Saturday, June 25, 2016

Hidden Treasures of Bangladesh

Rainul Islam

We often hear people proclaim the richness of the natural beauty of our country but have you ever wondered why? Sure, you’ve visited the long shores of Cox’s Bazar, trekked to the heights of Keokradong and peaked through the lovely clean waters of Saint-Martin. But to limit ourselves to the mainstream is to grossly under-sell the natural beauty of our country. Today, we invite your attention to some of the lesser known and /or lesser traveled destinations of Bangladesh which deserve just as much love, admiration and acclaim as its more popular counterparts.



Often hailed as the “Niagra Falls” of Bangladesh, Nafakum Waterfall is one of the largest and most gorgeous waterfalls in the country. Despite its jaw-dropping beauty, however, Nafakum is also amongst one of the lesser ventured destinations due to the relatively extreme journey that it demands from would-be travelers.
For instance, for someone traveling from Dhaka the journey would be something like this: an 8-hour bus journey to Bandarban followed by another 3-4 hours bus journey to Thanchi where travelers would need to take permission from the BGB and enter their contact details for safety reasons. Thereafter, you would need to hire engine-boat(s) for the exploratory journey to Remarki through giant rocks dispersed in the Sangu River. At this point, travelers are well-advised to spend the night here at the hospitable local tribal houses before continuing their journey to Nafakum early next morning which will include hours of walking and trekking too.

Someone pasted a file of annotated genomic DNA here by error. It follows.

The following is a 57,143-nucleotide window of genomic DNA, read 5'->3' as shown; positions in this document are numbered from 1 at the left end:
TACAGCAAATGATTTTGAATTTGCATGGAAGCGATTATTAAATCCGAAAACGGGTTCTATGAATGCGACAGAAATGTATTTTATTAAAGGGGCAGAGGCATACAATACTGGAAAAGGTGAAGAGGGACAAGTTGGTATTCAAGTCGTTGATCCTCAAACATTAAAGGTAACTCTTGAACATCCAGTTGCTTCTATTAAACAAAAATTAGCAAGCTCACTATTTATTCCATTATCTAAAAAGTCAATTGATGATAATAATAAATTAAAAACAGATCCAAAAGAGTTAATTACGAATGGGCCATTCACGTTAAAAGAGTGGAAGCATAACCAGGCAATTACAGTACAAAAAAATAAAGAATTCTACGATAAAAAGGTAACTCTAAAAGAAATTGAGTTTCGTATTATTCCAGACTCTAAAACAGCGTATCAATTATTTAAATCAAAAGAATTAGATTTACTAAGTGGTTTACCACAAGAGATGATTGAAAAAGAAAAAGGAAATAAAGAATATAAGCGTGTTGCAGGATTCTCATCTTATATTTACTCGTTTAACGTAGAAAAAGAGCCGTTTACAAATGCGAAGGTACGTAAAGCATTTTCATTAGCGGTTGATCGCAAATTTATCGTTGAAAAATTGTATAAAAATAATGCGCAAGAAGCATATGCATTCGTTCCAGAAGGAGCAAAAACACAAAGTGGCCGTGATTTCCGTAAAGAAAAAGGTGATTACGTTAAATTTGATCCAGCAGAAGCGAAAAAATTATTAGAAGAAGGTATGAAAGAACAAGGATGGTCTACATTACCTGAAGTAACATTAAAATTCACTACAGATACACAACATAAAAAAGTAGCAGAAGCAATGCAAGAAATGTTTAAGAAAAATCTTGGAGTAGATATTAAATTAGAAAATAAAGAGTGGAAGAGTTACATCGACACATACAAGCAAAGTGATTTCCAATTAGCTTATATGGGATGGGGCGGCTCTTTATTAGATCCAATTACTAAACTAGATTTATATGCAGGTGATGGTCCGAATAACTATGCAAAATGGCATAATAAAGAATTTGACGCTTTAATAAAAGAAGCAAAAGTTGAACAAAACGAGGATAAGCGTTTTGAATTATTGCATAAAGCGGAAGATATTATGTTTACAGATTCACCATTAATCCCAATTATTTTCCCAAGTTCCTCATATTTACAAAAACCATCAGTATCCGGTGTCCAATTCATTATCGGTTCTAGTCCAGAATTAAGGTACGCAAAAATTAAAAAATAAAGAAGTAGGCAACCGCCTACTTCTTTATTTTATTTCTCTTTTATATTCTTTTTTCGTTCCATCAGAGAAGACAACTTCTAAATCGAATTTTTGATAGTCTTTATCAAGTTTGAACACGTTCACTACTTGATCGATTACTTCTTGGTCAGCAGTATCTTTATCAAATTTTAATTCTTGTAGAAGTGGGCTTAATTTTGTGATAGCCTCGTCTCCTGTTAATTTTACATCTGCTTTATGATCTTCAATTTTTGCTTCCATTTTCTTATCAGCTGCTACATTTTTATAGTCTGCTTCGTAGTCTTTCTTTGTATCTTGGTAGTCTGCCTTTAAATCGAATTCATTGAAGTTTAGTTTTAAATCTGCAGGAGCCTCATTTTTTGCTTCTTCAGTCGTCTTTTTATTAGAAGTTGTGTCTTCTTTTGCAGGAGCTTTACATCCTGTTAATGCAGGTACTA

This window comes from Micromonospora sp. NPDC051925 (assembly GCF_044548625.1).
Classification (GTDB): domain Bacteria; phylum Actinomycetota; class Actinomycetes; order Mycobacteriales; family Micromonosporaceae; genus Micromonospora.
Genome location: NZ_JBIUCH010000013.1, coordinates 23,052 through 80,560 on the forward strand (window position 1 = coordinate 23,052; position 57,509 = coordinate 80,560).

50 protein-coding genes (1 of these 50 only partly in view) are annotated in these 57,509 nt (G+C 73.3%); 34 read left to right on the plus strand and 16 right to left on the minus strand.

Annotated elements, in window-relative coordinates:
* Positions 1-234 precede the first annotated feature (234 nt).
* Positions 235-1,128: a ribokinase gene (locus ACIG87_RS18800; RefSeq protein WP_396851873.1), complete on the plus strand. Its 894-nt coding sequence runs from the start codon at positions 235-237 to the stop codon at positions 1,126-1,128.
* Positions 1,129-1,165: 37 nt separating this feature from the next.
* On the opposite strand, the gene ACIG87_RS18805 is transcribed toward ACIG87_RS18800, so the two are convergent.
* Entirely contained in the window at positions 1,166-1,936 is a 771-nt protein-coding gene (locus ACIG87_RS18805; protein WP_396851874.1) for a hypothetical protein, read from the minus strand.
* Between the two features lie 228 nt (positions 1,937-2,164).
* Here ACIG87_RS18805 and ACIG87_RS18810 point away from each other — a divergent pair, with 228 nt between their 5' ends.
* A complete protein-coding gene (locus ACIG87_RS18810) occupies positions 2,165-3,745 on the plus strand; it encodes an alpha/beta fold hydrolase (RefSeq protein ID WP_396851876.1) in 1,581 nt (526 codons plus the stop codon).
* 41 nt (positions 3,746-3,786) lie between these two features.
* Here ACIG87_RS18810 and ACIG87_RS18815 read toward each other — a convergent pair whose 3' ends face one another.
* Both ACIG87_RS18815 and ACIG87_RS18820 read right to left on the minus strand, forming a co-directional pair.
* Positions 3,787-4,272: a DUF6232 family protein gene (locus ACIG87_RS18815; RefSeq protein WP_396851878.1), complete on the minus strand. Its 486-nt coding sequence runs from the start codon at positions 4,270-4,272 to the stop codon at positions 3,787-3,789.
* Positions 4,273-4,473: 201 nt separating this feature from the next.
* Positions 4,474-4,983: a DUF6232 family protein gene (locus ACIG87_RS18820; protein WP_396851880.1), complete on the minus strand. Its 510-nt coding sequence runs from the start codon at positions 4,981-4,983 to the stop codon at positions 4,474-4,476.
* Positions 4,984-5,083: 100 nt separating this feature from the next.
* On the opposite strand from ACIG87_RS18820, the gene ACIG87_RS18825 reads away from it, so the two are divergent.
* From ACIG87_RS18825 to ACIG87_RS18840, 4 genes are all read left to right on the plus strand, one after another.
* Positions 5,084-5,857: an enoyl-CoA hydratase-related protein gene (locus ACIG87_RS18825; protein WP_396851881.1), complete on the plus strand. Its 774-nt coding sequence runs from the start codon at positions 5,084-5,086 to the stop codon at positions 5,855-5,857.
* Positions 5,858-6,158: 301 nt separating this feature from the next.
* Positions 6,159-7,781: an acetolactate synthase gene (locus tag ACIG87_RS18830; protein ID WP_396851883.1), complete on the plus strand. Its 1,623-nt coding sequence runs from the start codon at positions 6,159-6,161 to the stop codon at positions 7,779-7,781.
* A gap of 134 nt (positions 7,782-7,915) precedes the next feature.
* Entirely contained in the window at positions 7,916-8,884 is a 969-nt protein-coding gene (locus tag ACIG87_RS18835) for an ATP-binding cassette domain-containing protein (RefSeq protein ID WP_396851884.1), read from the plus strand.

Clearly, the journey is a major obstacle for many interested in travelling but this is also what puts Nafakum, along with Amiakhum, at the top of our list of Hidden Treasures of Bangladesh. The water is still clean and the nature still innocent of manly interventions, and quite frankly, the journey itself is worth it for the more hardcore travel-enthusiasts.

As a bonus for those who dare to take the aforementioned journey, you will be rewarded with the equally enticing scenery of Amiakhum which is also situated in Bandarban, near Myanmar border.

Notable Mentions:
·         Jadipai: also situated in Bandarban; the water is transparent and on a lucky day, you may be blessed with the awe-striking view of a rainbow forming at the bottom of the fall
·         Richang Waterfall (often pronounced “Risang”): located in Khagrachori, Chittagong; relatively easy to get to and covered in more greenery than the other waterfalls on the list.



Ratargul Swamp Forest, located in Sylhet, is the only swamp forest in Bangladesh. The forest can dive as deep as 30 feet under water during monsoon and usually sits at about 10 feet deep in other seasons.
It is the creation of a surreal marriage between a freshwater swamp and an almost poetic forest of Koroch trees “growing” out of the cool, clean water. Admittedly, the forest has become more famous in recent years but with its unparalleled capacity to provoke one’s senses, we felt it was too big a risk to leave it out in case the reader hasn’t visited this luscious forest yet.


Located in Teknaf of Cox’s Bazar District, and on the banks of the Naf River, it is the only game reserve in Bangladesh and a truly bio-diverse one at that. The sanctuary comprises an area of an astounding 11,615 hectares and boasts a number of attractions, none more so than the opportunity to see wild elephants in all their magnificence and the Kudum Cave, which harbours two different species of bats and is often known as the “Bat Cave.” Additionally, the destination has a plentiful plant-life, a wide species of birds and activities including hiking trails varying in terms of length and difficulty.